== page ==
Refusal to Delay Employee Start Date due to Religious Holiday was Unlawful

May 22, 2017

XPO Last Mile, Inc, violated Title VII when it refused to hire a man who could not work on Rosh Hashanah due to his religious beliefs, according to a lawsuit filed by the Equal Employment Opportunity Commission (EEOC).

The logistics company, which specializes in delivery of items such as office furniture, home furnishings, and fitness equipment, purportedly hired the complainant for a dispatcher/customer service position at its Elkridge, Maryland, office, but later revoked its employment offer when the complainant could not start on a particular date because it fell on a religious holiday.

When the operations manager called the complainant and told him to report to work on October 3, 2016, the complainant explained that he could not start on that date because he celebrated the Jewish holiday, Rosh Hashanah, on that date, the EEOC said in a release. The operations manager allegedly replied that he thought it would be acceptable for the complainant to start on October 4. However, later that evening, the market vice president called and told the complainant that he must report to work on October 3, according to the federal agency. The market vice president purportedly told the complainant that the company only honored federal holidays, and that if he gave the complainant a religious accommodation, he would have to extend them to other employees.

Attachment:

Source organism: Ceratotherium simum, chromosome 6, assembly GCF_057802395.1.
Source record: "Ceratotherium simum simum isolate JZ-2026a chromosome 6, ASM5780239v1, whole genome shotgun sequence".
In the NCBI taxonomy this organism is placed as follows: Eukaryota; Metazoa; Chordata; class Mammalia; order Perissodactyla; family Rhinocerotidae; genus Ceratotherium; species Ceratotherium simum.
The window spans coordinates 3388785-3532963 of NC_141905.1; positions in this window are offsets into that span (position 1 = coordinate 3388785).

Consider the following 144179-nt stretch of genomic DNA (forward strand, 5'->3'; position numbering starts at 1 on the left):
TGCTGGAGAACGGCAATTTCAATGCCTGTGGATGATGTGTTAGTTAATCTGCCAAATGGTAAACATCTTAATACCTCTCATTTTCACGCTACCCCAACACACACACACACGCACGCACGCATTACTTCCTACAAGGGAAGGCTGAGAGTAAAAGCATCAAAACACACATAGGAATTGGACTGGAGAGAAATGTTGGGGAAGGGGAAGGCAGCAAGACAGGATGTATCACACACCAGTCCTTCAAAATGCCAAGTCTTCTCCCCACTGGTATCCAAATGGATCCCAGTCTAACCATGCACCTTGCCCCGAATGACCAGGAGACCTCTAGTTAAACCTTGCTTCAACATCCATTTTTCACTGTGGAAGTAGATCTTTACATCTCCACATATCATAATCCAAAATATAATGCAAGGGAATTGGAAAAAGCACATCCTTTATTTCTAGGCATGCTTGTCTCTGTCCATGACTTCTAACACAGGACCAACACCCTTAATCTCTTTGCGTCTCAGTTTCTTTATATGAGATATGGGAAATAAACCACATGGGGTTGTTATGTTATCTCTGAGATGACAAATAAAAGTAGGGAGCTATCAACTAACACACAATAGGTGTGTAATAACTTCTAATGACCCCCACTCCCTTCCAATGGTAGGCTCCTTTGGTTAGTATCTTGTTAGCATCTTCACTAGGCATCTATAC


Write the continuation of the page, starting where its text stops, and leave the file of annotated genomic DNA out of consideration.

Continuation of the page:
The complainant did not report to work on October 3 due to his mandatory religious observance, and when he reported to work on October 4, he was sent home. The EEOC contends that XPO Last Mile violated Title VII when it revoked its offer of employment because the complainant was unable to work on Rosh Hashanah.

The EEOC is seeking back pay, reinstatement, compensatory damages and punitive damages, and injunctive relief.

"The freedom to exercise one’s religious beliefs is one of our nation’s fundamental values," said EEOC Regional Attorney Debra M. Lawrence. "[The complainant] simply asked if he could start work one day later than scheduled so he could observe Rosh Hashanah, one of the Jewish High Holy Days. A one-day postponement of a start date is not an undue hardship."